• Led the initiative to create the Brownsville Veteran Resource Center, which increased services for South Texas Veterans.
  • Prepared the congresswoman for taskforce meetings and served as the liaison to the public.

Example # 2

Litigation Associate

  • Worked with in-house policy leaders to analyze the impact of the proposed ACA, Medicaid expansion and other health care policy.
  • Practiced plaintiff's personal injury and managed a docket of up to 75 cases.
  • Resolved disputes, identified appropriate outside counsel, negotiated rates and fixed fees and supervised litigation and contract work.
  • Defended residential and commercial foreclosures.
  • Managed relationships with outside counsel in order to facilitate the claims resolution process.

Example # 3

Corps Member

  • Led over 160 students to double gains in mathematics per academic year, as measured by state Standardized test.
  • Conducted student centered interactive classes in both mathematics and astronomy.
  • Prepared and executed lesson-plan based interventions for 11 students in mathematics and literacy.
  • Worked with Accountable Property Officers to become a Certified Custodial Officer in FEMA's Asset Management Systems.
  • Attended mandatory staff developments and integrated techniques learned in the classroom such as Think-Pair-Share and Literature Circles.

Example # 4

Assistant State Attorney

  • Drafted a motion in opposition to suppress DNA evidence, which was granted in the Commonwealth's favor.
  • Cross-examined defense DNA expert at trial.
  • Secured admission of the Commonwealth's DNA evidence through Daubert hearing.
  • Provided General Counsel services to the jurisdictional and non-jurisdictional Tenneco Energy subsidiaries.
  • Prepared and delivered persuasive communication, presented complex arguments before jury, judge and opposing counsel and other professionals.

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We compared 4,880 sample litigation associate resumes with job offers and found that the average years of experience required for a litigation associate job required by employers is 3.0 years.
How much work experience do employers want to see?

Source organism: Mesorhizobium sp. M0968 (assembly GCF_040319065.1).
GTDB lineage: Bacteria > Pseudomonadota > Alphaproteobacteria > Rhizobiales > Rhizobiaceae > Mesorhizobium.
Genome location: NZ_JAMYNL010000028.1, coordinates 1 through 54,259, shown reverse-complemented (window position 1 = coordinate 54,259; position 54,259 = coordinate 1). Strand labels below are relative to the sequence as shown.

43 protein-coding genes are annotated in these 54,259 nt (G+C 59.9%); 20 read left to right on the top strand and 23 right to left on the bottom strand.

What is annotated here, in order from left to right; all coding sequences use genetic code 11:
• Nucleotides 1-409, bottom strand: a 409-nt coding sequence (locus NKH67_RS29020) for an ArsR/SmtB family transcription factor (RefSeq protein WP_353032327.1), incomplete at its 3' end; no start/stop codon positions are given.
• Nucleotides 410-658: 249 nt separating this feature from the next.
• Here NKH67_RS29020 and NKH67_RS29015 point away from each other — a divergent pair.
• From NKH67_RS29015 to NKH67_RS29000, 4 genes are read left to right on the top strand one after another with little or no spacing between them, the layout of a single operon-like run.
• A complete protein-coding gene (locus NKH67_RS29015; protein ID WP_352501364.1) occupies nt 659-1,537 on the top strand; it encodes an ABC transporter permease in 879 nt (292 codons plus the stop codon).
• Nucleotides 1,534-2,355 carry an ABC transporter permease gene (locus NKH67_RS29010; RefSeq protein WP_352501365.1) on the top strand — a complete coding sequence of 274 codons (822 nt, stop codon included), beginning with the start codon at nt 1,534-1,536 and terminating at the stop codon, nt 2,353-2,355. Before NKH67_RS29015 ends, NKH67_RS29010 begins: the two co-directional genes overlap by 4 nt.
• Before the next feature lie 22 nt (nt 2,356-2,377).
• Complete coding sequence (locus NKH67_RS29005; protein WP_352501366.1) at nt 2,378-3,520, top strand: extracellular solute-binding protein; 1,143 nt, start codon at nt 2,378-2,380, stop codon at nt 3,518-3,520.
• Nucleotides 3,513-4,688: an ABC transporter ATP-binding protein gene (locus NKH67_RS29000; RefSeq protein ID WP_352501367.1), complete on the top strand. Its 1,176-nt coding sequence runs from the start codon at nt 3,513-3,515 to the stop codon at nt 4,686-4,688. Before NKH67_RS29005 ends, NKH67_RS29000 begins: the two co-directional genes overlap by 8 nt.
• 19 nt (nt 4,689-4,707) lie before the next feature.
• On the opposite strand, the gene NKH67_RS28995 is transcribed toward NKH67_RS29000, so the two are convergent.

The average litigation associate job listing asks for 3.0 years of work experience.
How much work experience does the average litigation associate candidate have?
The average litigation associate resume contains 4.0 years of work experience.
Write your work experience section in a way that embraces your litigation associate skills. Sounds easier said than done? Take a look at how other people have done it. Below are real examples from litigation associate resumes that people have included in their work experience section to demonstrate their knowledge of key skills:
Litigation Associate roles are some of the most demanding when it comes to educational requirements. The average litigation associate spends at least eight years in higher education in order to meet the requirements for the role. Not surprisingly, the most common degree listed on litigation associate resumes is a doctorate.
Overwhelmingly, those applying to litigation associate positions majored in Law. Some of the other common majors that appear on litigation associate resumes include Legal Research And Advanced Professional Studies, Political Science, and Journalism.
As shown above, the Education section can be very brief. However make sure to include the following:
The name of the school you attended
The year you attended
Your major
Your GPA
The level of education you attained

Litigation Associate Salary

Did your resume land you an interview? Be prepared to talk salary.

How To Answer "What Are Your Salary Requirements"

When you are ready to send your resume to employers, it's important to be aware of the current market conditions for Litigation Associates. Salary can vary based on factors such as location, company, and industry. Check out our detailed salary information for Litigation Associates to learn more.

Average Employee Salary
Min 10%
Median 50%
Max 90%